Roosevelt contended that Pulitzer had no justification for the charges made by his paper, and stated finally that "The Attorney General has under consideration the form in which the proceedings against Mr. Pulitzer shall be broughtquot;. The message rehearsed the story of the Purchase.

The storm of protest was perhaps more against the message than it had been against the charges. It was "one of the most sensational in American History", said the New YorkAmerican. "A contribution without example in the official literature of the nation", wrote the New YorkPress. Abroad the LondonGlobe felt that "President Roosevelt should have avoided the ‘language of an angry fishwife’ ", and it was a "pity" according to the LondonJournal, that such a message was submitted.21


  • 21New York Sun. Dec, 18, 1908. Publishes comments of London Globe. New YorkWorld. Dec, 19, 1908. Contains Copyrighted dispatch from LondonJournal.

Opinion in the country varied. Placing Pulitzer in the "Ananias Club" brought laughter in Congress in which attitude no party line was drawn. However, Fairbanks left his official chair when he heard the names of Smith and Pulitzer mentioned in the message. From a facetious editor came the remark that the "Ananias Club" was so full now that he was glad he was among the masses. In the House, Representative Isaac Sherwood of Toledo asserted that the message had nothing to do with the state of the nation, was unconstitutional, and should be stricken from the records. The New YorkSun said the message took up valuable time.

The brief reply of the IndianapolisNews was pertinent. "It would be unfair to the President to judge him in his present atribilious temper", wrote the editor, but "the public still wonders" whether all is "well" in the deal. The News felt that "Denunciation and bitterness are no explanation and no answerquot;.

The World showed more bitterness, and opened its campaign for freedom of the press and against the theory of lese-majesty:

Mr. Roosevelt is mistaken. He cannot muzzle the World. While no amount of billingsgate on his part can alter our determination to treat him with judicial impartiality and scrupulous fairness, we repeat "a demand for a complete investigationquot;. Why didn't he himself demand one? All his protestations of outraged virtue, all his torrents of imprecations and denunciations end with the amazing assertion "that no investigation is necessaryquot;. The World appreciates the significance of a libel suit.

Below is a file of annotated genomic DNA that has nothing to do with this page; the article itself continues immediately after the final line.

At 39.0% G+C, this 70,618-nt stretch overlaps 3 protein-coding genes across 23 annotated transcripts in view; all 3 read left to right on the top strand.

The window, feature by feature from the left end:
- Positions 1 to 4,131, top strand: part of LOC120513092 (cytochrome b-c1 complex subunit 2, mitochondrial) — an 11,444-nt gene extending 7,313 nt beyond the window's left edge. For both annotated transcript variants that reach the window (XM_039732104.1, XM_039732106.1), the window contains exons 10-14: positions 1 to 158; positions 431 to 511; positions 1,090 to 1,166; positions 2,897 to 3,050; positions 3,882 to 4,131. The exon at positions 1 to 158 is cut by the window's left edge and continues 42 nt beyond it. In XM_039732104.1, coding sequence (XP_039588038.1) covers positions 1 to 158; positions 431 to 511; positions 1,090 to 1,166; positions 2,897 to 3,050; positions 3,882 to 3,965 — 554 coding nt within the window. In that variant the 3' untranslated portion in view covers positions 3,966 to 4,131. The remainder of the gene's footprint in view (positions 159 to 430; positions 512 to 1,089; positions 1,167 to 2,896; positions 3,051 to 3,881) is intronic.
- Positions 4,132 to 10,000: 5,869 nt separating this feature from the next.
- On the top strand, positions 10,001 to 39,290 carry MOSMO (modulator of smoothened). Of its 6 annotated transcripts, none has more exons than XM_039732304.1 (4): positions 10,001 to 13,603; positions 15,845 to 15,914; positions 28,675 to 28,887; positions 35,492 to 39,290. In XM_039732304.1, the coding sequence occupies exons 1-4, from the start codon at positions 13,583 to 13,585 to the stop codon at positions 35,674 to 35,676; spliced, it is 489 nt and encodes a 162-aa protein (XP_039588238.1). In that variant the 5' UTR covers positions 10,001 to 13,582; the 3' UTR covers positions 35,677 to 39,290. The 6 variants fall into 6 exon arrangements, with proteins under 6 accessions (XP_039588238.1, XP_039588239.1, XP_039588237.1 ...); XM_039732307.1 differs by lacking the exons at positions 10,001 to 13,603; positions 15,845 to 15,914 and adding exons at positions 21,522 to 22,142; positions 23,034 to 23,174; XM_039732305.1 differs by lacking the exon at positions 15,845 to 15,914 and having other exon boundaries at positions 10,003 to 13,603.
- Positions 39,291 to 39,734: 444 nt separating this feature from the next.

The World continued:

This is the first time a President ever asserted the doctrine of lese-majesty, or proposed in the absence of specific legislation the criminal prosecution by the Government of citizens who criticised the conduct of the Government, or the conduct of individuals who may have had business dealing with the Government…. Yet Mr. Roosevelt, in absence of law, officially proposes to use all the power of the greatest government on earth to cripple the freedom of the press on the pretext that the Government itself has been libeled—and he is the Government.

Mr. Roosevelt's lamentable habit of inaccurate statement makes it impossible to accept either his judgements or his conclusions.

He says, for example, that the World asserted that there was corruption by or on behalf of the Government…. No such charge was made by this paper.

He said the World accused Taft and Robinson. No such charge was made.

No other living man ever so grossly libelled the United States as does the President, who besmirches Congress, bulldozes judges, assails the integrity of courts, slanders private citizens, and who has shown himself the most reckless, unscruplous demagogue whom the American people ever trusted with a great power and authority.22

During the month following, the public waited "with a keen hope of fresh gayety… the process of putting Joseph Pulitzer on the spitquot;. The grand jury was impanelled in Washington on January 17, 1909. Criminal, not civil, indictments were sought. To this end, then, nearly all the members of the News staff were summoned to Washington. A fact to be established was the ownership of the News. Roosevelt-had heard that Fairbanks was the owner. There was no friendship between the two. Ownership of the News by Fairbanks was not disclosed until years later.